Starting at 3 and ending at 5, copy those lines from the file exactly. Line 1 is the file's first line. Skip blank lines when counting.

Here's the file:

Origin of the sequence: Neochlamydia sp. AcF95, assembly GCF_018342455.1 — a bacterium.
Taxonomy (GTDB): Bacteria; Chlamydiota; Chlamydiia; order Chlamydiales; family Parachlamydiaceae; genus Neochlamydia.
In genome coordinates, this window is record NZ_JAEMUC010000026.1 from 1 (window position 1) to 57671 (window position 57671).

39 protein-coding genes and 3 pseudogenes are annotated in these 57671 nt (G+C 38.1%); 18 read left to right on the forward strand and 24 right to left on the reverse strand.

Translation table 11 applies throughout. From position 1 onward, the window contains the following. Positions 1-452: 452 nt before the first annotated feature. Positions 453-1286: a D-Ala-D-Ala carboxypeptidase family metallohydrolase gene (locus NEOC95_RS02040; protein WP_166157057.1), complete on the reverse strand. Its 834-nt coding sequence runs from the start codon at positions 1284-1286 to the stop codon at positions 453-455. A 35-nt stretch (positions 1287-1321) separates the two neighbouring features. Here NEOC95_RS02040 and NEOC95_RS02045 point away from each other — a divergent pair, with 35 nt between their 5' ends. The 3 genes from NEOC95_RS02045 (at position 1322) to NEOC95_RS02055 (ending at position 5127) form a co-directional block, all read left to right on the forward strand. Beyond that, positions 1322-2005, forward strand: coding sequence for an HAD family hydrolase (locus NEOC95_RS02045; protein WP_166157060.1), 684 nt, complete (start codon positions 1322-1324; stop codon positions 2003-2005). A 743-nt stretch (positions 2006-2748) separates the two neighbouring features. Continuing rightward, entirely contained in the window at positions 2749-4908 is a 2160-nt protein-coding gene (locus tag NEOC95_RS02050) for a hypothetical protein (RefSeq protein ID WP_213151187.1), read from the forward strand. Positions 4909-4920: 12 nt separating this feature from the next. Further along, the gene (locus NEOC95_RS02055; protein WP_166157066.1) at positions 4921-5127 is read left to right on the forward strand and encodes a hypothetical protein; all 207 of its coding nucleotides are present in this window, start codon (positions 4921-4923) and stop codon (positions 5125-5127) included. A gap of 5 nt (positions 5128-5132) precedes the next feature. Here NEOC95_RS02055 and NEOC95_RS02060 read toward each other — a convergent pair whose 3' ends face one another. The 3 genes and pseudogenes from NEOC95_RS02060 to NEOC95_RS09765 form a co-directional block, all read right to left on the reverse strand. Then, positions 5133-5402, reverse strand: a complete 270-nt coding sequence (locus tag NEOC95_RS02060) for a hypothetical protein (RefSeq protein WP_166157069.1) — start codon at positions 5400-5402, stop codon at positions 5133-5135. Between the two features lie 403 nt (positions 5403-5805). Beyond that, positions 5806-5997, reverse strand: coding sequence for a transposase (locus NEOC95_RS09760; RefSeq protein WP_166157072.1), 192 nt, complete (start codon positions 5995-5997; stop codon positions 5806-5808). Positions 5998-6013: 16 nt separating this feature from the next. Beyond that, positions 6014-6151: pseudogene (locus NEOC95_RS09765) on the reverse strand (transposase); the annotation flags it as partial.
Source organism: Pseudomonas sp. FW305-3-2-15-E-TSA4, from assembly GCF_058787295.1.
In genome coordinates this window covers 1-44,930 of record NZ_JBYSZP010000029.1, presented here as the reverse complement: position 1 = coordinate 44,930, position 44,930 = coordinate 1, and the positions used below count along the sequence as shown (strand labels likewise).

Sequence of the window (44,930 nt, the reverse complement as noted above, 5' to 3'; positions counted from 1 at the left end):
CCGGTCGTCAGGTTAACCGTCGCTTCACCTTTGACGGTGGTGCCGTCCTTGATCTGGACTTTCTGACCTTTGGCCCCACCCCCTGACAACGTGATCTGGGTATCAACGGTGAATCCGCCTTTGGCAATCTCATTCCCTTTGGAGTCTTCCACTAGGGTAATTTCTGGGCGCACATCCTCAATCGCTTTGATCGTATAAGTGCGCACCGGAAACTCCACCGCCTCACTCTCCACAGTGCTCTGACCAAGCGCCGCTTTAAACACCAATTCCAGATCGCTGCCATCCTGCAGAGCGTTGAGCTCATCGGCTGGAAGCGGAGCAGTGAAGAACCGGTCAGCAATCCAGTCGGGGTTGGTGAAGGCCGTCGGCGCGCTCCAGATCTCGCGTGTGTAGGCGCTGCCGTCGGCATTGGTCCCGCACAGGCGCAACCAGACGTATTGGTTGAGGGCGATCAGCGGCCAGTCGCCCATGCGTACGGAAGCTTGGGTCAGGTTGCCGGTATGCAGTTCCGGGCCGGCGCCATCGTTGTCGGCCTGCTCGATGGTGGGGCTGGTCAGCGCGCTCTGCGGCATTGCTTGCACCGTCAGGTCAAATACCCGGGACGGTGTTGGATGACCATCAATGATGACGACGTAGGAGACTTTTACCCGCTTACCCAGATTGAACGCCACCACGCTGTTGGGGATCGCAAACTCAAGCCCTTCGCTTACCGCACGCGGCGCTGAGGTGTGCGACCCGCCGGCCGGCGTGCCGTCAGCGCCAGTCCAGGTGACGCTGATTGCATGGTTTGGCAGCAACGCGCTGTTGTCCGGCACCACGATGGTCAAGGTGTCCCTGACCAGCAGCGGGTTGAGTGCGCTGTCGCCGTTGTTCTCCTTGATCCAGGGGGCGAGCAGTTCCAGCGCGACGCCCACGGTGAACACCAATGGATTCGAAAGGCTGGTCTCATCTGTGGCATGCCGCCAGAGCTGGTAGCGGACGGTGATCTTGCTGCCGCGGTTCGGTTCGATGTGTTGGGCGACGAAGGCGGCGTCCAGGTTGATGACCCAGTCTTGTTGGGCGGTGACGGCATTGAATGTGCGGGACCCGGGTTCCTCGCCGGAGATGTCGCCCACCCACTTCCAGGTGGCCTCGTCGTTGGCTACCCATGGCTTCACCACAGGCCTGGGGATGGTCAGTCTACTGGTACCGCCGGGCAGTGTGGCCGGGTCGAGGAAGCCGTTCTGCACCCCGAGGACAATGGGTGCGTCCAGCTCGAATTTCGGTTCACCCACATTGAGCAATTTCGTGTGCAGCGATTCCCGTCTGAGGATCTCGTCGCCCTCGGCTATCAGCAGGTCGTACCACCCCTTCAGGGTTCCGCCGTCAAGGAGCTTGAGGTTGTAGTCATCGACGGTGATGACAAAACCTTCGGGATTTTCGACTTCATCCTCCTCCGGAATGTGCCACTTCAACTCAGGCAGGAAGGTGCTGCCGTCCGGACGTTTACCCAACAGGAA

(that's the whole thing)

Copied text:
In genome coordinates, this window is record NZ_JAEMUC010000026.1 from 1 (window position 1) to 57671 (window position 57671).

39 protein-coding genes and 3 pseudogenes are annotated in these 57671 nt (G+C 38.1%); 18 read left to right on the forward strand and 24 right to left on the reverse strand.

Translation table 11 applies throughout. From position 1 onward, the window contains the following. Positions 1-452: 452 nt before the first annotated feature. Positions 453-1286: a D-Ala-D-Ala carboxypeptidase family metallohydrolase gene (locus NEOC95_RS02040; protein WP_166157057.1), complete on the reverse strand. Its 834-nt coding sequence runs from the start codon at positions 1284-1286 to the stop codon at positions 453-455. A 35-nt stretch (positions 1287-1321) separates the two neighbouring features. Here NEOC95_RS02040 and NEOC95_RS02045 point away from each other — a divergent pair, with 35 nt between their 5' ends. The 3 genes from NEOC95_RS02045 (at position 1322) to NEOC95_RS02055 (ending at position 5127) form a co-directional block, all read left to right on the forward strand. Beyond that, positions 1322-2005, forward strand: coding sequence for an HAD family hydrolase (locus NEOC95_RS02045; protein WP_166157060.1), 684 nt, complete (start codon positions 1322-1324; stop codon positions 2003-2005). A 743-nt stretch (positions 2006-2748) separates the two neighbouring features. Continuing rightward, entirely contained in the window at positions 2749-4908 is a 2160-nt protein-coding gene (locus tag NEOC95_RS02050) for a hypothetical protein (RefSeq protein ID WP_213151187.1), read from the forward strand. Positions 4909-4920: 12 nt separating this feature from the next. Further along, the gene (locus NEOC95_RS02055; protein WP_166157066.1) at positions 4921-5127 is read left to right on the forward strand and encodes a hypothetical protein; all 207 of its coding nucleotides are present in this window, start codon (positions 4921-4923) and stop codon (positions 5125-5127) included. A gap of 5 nt (positions 5128-5132) precedes the next feature. Here NEOC95_RS02055 and NEOC95_RS02060 read toward each other — a convergent pair whose 3' ends face one another. The 3 genes and pseudogenes from NEOC95_RS02060 to NEOC95_RS09765 form a co-directional block, all read right to left on the reverse strand. Then, positions 5133-5402, reverse strand: a complete 270-nt coding sequence (locus tag NEOC95_RS02060) for a hypothetical protein (RefSeq protein WP_166157069.1) — start codon at positions 5400-5402, stop codon at positions 5133-5135. Between the two features lie 403 nt (positions 5403-5805). Beyond that, positions 5806-5997, reverse strand: coding sequence for a transposase (locus NEOC95_RS09760; RefSeq protein WP_166157072.1), 192 nt, complete (start codon positions 5995-5997; stop codon positions 5806-5808). Positions 5998-6013: 16 nt separating this feature from the next. Beyond that, positions 6014-6151: pseudogene (locus NEOC95_RS09765) on the reverse strand (transposase); the annotation flags it as partial.